Bronchopulmonary dysplasia (BPD) is often complicated by pulmonary hypertension (PH). We investigated three biomarkers potentially suitable as screening markers for extremely preterm infants at risk of BPD-associated PH. In this prospective observational cohort study conducted in a tertiary neonatal intensive care unit, 83 preterm infants with BPD born <28-wk gestation and still inpatients at 36-wk corrected age received an echocardiogram and blood tests of B-type natriuretic peptide (BNP), troponin I, and YKL-40. Infants were analyzed according to echocardiographic evidence of tricuspid regurgitation (TR). Thirty infants had evidence of TR on echocardiogram at 36-wk corrected age. Infants with or without TR had similar baseline demographics: mean ± SD gestational age 261 ± 12 vs. 261 ± 11 wk and birth weight 830 ± 206 vs. 815 ± 187 g, respectively. There was no difference in duration of respiratory support. The right ventricular systolic pressure of infants with evidence of TR was 40 ± 16 mmHg. BNP was the only biomarker that proved to be significantly higher in infants with evidence of TR: median (interquartile range) serum level 54.5 (35–105) vs. 41.5 (30–59) pg/ml, P = 0.043. Subgroup analysis of infants with severe BPD requiring discharge on home oxygen or BPD-related mortality revealed similar results. There was no difference between groups for troponin I and YKL-40. In conclusion, increased serum levels of BNP were associated with evidence of TR at 36-wk corrected gestational age in extremely preterm infants, suggesting a potential role as a screening biomarker for BPD-associated PH.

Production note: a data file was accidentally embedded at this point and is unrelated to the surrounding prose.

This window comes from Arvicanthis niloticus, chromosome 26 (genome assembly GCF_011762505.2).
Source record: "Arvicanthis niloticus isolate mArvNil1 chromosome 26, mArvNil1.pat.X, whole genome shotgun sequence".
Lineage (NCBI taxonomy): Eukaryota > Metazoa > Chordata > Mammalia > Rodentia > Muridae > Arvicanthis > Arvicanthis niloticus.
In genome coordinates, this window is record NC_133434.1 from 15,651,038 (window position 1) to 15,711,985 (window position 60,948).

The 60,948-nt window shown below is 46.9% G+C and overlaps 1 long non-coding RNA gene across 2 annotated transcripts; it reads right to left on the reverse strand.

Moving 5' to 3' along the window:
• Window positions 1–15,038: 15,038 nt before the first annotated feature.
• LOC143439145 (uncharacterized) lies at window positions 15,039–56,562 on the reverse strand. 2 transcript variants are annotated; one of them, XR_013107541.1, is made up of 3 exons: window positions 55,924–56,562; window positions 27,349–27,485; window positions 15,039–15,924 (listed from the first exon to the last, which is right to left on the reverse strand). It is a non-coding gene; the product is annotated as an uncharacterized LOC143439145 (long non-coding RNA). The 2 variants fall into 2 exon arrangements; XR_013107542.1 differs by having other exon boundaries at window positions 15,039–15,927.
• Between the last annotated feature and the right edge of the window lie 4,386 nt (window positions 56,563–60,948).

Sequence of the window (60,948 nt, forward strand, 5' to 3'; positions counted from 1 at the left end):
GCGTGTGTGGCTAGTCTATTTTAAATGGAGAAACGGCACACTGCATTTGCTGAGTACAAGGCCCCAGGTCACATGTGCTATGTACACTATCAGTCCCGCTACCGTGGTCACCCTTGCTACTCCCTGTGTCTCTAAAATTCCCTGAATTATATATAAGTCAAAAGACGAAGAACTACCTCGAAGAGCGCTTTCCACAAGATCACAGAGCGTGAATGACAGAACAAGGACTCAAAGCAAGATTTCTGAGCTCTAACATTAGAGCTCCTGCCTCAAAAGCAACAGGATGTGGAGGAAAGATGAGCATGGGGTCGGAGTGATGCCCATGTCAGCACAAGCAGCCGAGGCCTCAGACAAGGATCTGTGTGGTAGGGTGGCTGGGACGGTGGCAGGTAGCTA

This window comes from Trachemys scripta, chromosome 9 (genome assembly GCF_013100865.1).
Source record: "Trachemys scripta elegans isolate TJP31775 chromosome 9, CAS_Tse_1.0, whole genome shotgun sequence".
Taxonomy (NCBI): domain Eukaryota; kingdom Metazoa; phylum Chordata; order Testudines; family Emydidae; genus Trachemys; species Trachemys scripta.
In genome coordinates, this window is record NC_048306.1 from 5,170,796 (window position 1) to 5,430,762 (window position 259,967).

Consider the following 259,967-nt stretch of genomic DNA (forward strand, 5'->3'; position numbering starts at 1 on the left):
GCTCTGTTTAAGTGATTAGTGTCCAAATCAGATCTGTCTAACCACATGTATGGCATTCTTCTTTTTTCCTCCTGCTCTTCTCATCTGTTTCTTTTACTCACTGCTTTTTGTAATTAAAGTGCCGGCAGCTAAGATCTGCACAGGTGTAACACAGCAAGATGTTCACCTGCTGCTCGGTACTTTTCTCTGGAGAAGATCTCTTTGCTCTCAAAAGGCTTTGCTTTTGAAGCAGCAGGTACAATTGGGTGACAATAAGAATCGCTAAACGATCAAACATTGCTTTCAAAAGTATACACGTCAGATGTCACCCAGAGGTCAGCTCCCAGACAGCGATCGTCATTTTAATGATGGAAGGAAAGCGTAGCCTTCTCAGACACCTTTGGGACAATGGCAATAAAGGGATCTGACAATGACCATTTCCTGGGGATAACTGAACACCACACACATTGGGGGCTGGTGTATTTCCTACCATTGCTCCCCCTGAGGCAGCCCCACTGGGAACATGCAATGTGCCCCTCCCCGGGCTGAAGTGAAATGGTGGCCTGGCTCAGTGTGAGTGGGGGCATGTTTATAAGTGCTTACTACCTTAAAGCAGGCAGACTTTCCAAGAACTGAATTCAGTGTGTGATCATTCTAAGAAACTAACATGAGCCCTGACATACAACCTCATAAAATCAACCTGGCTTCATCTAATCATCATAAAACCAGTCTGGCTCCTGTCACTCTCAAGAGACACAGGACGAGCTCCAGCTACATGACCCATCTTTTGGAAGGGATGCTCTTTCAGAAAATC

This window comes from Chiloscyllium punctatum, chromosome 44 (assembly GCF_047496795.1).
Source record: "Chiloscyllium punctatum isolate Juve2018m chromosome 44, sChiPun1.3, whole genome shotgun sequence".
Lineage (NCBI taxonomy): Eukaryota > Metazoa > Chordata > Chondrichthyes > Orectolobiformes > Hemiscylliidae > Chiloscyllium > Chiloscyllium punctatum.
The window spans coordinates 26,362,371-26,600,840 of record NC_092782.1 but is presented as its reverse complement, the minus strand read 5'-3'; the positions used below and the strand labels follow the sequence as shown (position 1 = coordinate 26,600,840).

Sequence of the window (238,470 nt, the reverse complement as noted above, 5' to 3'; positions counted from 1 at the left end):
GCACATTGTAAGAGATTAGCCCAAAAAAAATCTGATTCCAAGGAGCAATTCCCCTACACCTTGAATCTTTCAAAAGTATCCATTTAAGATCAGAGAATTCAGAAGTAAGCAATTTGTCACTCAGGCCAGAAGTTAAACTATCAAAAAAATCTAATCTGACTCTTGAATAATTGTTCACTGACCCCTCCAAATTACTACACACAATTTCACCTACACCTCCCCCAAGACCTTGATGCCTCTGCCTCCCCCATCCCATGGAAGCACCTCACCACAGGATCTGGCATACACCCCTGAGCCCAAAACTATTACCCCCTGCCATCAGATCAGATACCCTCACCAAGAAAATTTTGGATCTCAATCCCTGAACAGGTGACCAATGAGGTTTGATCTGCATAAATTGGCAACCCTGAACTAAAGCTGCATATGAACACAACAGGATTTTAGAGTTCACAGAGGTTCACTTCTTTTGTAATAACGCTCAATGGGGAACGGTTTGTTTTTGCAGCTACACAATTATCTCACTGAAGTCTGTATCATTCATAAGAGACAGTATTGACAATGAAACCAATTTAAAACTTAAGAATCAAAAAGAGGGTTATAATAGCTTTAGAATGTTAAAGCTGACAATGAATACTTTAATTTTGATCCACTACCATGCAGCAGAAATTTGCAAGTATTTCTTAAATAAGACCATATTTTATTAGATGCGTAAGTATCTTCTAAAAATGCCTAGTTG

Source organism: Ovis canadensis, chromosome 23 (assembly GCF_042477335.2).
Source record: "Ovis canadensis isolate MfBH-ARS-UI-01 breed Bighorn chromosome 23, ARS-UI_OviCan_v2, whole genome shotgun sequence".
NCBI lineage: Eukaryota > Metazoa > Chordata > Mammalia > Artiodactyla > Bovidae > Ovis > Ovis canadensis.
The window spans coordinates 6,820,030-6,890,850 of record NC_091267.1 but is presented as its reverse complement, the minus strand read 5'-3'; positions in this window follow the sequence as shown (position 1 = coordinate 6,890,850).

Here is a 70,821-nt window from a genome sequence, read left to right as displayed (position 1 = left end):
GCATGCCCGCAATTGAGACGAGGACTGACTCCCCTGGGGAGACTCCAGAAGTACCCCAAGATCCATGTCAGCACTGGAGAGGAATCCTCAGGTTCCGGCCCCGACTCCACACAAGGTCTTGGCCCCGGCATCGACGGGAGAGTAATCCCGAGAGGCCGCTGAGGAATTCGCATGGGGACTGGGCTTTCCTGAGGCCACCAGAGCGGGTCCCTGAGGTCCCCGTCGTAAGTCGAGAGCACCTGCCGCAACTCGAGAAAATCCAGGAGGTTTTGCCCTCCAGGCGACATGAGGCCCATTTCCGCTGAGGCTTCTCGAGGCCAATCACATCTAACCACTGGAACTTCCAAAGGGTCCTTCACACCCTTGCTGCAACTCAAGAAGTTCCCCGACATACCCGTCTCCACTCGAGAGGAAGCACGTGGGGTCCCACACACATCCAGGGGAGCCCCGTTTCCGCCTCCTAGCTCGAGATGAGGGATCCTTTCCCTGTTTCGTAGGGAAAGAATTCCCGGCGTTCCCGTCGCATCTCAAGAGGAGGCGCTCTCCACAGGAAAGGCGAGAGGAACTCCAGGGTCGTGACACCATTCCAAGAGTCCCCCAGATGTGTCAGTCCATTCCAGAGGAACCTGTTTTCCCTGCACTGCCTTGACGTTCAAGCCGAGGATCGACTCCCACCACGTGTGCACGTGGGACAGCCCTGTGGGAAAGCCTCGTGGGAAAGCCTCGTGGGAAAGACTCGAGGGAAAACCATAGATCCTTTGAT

|Number of pages||6|
|Journal||American Journal of Physiology - Lung Cellular and Molecular Physiology|
|Publication status||Published - 2016|
- B-type natriuretic peptide
- Bronchopulmonary dysplasia
- Preterm infants
- Pulmonary hypertension